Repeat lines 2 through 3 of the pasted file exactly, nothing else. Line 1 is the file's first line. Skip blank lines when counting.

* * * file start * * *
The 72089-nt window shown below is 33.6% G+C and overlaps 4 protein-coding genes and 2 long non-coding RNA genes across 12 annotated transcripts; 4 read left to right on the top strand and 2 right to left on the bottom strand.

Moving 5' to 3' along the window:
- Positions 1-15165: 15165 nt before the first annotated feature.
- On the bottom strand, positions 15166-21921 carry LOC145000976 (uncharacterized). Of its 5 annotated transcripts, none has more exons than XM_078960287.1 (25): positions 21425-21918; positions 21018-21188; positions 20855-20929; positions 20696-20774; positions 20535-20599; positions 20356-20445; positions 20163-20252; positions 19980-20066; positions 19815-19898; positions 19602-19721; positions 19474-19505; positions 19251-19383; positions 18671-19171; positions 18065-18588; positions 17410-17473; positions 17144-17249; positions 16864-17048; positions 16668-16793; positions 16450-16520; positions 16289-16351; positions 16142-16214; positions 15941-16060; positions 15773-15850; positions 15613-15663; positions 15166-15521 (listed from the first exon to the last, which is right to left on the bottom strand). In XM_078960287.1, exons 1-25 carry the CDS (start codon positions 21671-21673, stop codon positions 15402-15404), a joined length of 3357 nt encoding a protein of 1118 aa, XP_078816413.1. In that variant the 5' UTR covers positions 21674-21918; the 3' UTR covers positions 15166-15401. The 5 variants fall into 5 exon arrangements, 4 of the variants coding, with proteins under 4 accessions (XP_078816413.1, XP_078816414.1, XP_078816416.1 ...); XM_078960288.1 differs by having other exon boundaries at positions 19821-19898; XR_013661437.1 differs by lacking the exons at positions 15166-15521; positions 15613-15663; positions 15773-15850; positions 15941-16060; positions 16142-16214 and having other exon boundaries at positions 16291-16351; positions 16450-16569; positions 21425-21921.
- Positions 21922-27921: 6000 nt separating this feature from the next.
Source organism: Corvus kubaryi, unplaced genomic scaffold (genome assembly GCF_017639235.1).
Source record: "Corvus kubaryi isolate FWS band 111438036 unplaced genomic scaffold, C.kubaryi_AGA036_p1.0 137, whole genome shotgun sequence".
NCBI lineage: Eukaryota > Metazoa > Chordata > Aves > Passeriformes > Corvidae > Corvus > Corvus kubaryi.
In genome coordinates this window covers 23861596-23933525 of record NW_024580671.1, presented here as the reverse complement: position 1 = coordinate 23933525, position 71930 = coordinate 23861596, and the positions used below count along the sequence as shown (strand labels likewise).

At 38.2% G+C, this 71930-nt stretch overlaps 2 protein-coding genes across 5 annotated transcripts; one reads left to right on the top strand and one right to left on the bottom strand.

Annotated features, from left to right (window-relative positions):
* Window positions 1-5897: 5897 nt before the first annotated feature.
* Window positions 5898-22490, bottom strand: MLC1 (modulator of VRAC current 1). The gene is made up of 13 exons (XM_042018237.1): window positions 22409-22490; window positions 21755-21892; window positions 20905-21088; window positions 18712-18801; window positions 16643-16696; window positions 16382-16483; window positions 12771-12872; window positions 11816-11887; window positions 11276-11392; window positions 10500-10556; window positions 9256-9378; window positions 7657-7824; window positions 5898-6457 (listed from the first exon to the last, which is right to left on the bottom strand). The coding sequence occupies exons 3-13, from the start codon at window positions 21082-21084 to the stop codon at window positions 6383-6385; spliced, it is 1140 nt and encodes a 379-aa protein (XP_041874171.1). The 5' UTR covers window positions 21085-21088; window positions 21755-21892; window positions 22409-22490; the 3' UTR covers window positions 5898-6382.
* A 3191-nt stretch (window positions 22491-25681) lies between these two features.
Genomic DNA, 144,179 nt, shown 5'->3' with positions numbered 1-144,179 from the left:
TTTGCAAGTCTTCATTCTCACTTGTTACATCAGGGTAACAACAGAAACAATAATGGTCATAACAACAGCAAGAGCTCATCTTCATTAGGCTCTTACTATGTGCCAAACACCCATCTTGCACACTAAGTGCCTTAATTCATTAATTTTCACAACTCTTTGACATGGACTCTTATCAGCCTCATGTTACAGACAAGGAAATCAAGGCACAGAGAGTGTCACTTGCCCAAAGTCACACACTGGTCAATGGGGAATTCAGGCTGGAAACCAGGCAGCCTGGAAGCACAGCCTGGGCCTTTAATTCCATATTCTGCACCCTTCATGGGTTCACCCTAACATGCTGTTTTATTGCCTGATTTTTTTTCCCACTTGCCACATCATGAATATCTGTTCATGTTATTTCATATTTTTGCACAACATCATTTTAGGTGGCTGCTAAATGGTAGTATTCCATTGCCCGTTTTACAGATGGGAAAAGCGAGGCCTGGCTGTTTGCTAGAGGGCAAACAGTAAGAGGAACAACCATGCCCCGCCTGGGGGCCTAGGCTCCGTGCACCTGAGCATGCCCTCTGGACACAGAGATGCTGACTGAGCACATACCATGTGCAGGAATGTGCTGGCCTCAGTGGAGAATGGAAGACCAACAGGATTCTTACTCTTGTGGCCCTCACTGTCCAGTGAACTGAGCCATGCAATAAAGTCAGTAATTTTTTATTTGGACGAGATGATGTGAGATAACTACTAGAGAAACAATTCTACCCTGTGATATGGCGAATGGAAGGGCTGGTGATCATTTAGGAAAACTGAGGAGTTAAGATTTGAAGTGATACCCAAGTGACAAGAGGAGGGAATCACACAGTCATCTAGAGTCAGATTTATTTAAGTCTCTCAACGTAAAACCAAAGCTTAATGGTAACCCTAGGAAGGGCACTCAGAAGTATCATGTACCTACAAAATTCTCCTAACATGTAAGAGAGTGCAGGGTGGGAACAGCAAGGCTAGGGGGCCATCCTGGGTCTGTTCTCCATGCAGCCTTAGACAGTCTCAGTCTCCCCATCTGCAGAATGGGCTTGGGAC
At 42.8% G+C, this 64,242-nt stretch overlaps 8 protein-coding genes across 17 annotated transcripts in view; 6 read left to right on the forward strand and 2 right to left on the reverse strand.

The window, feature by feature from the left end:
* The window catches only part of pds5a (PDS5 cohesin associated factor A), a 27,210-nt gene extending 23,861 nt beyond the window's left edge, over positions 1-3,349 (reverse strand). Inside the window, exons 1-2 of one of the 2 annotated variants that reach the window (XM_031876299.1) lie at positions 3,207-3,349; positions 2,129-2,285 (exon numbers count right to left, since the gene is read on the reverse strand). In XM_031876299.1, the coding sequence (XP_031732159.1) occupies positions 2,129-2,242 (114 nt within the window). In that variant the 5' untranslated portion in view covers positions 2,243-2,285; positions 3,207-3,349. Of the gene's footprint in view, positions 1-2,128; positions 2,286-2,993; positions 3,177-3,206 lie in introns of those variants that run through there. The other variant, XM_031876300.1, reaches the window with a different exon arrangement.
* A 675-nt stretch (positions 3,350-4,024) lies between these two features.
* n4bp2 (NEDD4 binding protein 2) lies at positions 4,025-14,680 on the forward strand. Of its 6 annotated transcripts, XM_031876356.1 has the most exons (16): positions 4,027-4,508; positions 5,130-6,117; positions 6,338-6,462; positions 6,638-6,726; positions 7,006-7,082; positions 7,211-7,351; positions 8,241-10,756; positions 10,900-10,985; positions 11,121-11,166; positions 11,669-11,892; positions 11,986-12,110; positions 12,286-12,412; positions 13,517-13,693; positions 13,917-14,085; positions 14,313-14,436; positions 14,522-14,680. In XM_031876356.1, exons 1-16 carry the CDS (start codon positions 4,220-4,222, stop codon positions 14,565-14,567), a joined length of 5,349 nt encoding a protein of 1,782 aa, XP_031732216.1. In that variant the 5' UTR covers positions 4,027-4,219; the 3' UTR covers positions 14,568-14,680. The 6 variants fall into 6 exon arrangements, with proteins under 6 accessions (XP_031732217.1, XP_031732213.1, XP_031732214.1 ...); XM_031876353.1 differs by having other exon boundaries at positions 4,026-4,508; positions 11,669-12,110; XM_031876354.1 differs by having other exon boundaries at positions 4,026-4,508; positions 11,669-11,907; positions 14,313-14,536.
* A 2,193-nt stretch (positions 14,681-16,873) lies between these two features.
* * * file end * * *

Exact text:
Moving 5' to 3' along the window:
- Positions 1-15165: 15165 nt before the first annotated feature.